Baptism, often called “the first step of obedience” in following Jesus, is one of the oldest elements of the Christian faith, and represents your personal declaration of faith in Jesus Christ.
Lots of people feel as though they want to run to their baptism because they’re so excited to declare their faith to the world. This may or may not be you, but as a new believer, you can rely on your gut to tell you when you’re ready—even if you don’t feel like you have it all figured out just yet. God calls us to be baptized and the Holy Spirit leads us to the water.
It’s All About Identity
Identity. How do we define it? How do we identify ourselves? Be it by our ethnicity, our heritage, our sexuality, or even by our interests, our identity is really important to us. Christians have always understood that there is something greater that impacts all these things we use to identify ourselves. The Christian identity is formed primarily in and through Jesus Christ.
The Apostle Paul, one of the earliest Christian teachers writes:
Paul understood that his identity changed the moment he believed in Jesus. Paul had been a devout Jewish man, but Jesus changed his identity in a profound way. Everything about him changed, and he wanted to let others know that.
Today we might use Instagram to let the world know who we are, to declare our identity. In Jesus and Paul’s time however, they had baptism. It was a common practice in the ancient world, a way to publicly say, in effect, “This is who I am; I am one of these.” In fact, baptism is so important, even Jesus Himself—who was without sin—was baptized. He did this to identify with sinners and “carry out all that God requires” (Matthew 3:15).
Here’s what the Christian Basics Bible has to say about why baptism is so important:
“From the beginning of the church’s existence, baptism was the way someone expressed their newfound faith in Jesus. Although adopted from Judaism, it was given new significance, no longer simply symbolizing cleansing but also speaking of the person’s identification with Jesus’ death and resurrection. Jesus commanded his disciples to baptize all who believed in him. Baptism serves as a sign of repentance, faith, and the desire to start life again.”
So baptism was a common practice for declaring identity in the ancient world, and Jesus commanded it (you can find that in Matthew 28:19-20); but it can seem weird to us today. Perhaps you had never heard of baptism before you came to faith in Christ, or perhaps you were baptized as a baby and you wonder if that still “counts.” These are all perfectly normal feelings and questions, so it’s a good thing we aren’t in this on our own.
Baptism and the Church
When you became a believer in Jesus you probably didn’t do so on your own. Someone—a friend, family member, mentor—helped you along. Chances are there is a church that helped too, and that’s where you should start your baptism journey. Baptism identifies us with Christ, but it also identifies us with His people—His church.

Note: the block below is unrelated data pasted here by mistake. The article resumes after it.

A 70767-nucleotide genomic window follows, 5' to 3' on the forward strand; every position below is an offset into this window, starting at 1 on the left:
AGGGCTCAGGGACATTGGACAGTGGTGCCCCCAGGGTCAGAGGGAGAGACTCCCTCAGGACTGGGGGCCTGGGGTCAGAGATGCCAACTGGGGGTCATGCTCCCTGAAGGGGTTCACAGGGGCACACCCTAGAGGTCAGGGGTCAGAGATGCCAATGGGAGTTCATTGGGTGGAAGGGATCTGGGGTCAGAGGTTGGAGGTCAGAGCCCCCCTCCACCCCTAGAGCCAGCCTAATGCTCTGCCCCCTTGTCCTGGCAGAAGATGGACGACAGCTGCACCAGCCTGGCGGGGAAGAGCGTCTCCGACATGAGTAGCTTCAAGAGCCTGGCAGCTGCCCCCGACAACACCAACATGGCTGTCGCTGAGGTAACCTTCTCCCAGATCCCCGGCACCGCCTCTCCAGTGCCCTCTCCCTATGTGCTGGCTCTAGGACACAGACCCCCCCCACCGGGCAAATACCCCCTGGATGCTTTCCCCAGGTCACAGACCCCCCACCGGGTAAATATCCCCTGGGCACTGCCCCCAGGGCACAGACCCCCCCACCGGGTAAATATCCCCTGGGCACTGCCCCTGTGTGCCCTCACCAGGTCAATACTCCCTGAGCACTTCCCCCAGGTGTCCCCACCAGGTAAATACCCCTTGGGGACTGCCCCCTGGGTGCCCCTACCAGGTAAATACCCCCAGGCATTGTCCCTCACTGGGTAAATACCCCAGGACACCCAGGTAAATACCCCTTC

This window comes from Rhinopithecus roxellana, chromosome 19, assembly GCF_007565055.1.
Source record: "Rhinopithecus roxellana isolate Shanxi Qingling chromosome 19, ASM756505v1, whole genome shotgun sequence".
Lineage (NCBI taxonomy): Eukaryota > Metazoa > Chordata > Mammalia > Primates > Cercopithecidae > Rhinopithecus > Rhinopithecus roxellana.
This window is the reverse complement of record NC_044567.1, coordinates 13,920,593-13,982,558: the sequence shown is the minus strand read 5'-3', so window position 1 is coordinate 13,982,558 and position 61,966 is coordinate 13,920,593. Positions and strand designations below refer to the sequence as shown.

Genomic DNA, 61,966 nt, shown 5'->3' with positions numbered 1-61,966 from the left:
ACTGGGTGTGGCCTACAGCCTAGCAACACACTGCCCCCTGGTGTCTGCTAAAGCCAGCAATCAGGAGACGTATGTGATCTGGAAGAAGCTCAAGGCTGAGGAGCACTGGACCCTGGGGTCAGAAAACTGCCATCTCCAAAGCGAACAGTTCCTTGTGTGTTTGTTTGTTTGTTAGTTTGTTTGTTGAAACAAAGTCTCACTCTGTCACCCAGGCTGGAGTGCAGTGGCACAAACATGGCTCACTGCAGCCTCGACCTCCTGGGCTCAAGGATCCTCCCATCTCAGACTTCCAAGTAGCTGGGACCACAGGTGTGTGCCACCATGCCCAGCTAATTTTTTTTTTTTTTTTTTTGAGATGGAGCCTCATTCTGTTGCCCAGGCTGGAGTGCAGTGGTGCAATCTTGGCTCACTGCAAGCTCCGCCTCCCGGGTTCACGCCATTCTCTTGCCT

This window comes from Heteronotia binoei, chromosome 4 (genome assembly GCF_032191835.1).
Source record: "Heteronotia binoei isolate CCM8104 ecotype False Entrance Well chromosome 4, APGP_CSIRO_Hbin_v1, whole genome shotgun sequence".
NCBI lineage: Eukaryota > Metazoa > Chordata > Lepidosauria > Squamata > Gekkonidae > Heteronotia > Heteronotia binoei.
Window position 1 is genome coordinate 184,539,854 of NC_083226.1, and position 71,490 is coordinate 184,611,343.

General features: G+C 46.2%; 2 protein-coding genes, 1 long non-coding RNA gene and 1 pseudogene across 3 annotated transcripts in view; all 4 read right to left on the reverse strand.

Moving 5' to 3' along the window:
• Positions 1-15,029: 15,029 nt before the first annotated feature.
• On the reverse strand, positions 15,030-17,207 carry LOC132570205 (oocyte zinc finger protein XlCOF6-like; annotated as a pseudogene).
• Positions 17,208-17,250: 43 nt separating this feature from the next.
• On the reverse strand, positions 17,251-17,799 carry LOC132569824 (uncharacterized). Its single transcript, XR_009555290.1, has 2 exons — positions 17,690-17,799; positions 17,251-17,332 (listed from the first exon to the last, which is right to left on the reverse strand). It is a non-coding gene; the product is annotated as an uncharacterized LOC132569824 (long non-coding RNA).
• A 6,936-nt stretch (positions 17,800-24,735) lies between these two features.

Different denominations and churches handle baptism in various ways, but no matter where you go to church, baptism is important. Being a Christian is not something we can, or should, do on our own. We are members of the body of Christ together (in other words, we are the church working together for the Lord), and your baptism signifies that bond you now have with your fellow church members.
Many churches have special classes to help you prepare for your baptism, clear up any questions you have, and set the time and date. Talk to the pastor or leaders of your church about how they view baptism and what your next steps should be. Then go get baptized!
What is a baptism? What will happen to me?
During your baptism, something similar to this will happen (bear in mind that the format may change depending on your church or denomination):
- You will be asked by your pastor to give a declaration of faith. Often this includes a series of questions and answers that have been discussed beforehand. Sometimes you’re asked to privately confess your sins before God or to give a testimony (tell how you came to know Jesus).
- The pastor gives a short proclamation, often with words such as, “I now baptize you in the name of the Father, Son, and Holy Spirit.” You will be gently submerged under water and brought up again immediately or perhaps sprinkled with water.
But What About . . . ?
You probably still have a ton of questions. Maybe you aren’t entirely convinced about your own baptism yet or feel like you don’t understand it all. Perhaps you wonder about babies or people on their deathbed who come to faith but can’t be baptized. Whatever questions you have, just remember that baptism is about what God has done for us through Jesus, and we know that we can trust Him. So, go talk to your pastor; ask your questions. Then. Get. Baptized. You won’t regret it.
When you do decide to get baptized, let us know! The team would love to pray for you and celebrate with you! Here’s our email: email@example.com we look forward to hearing your story.10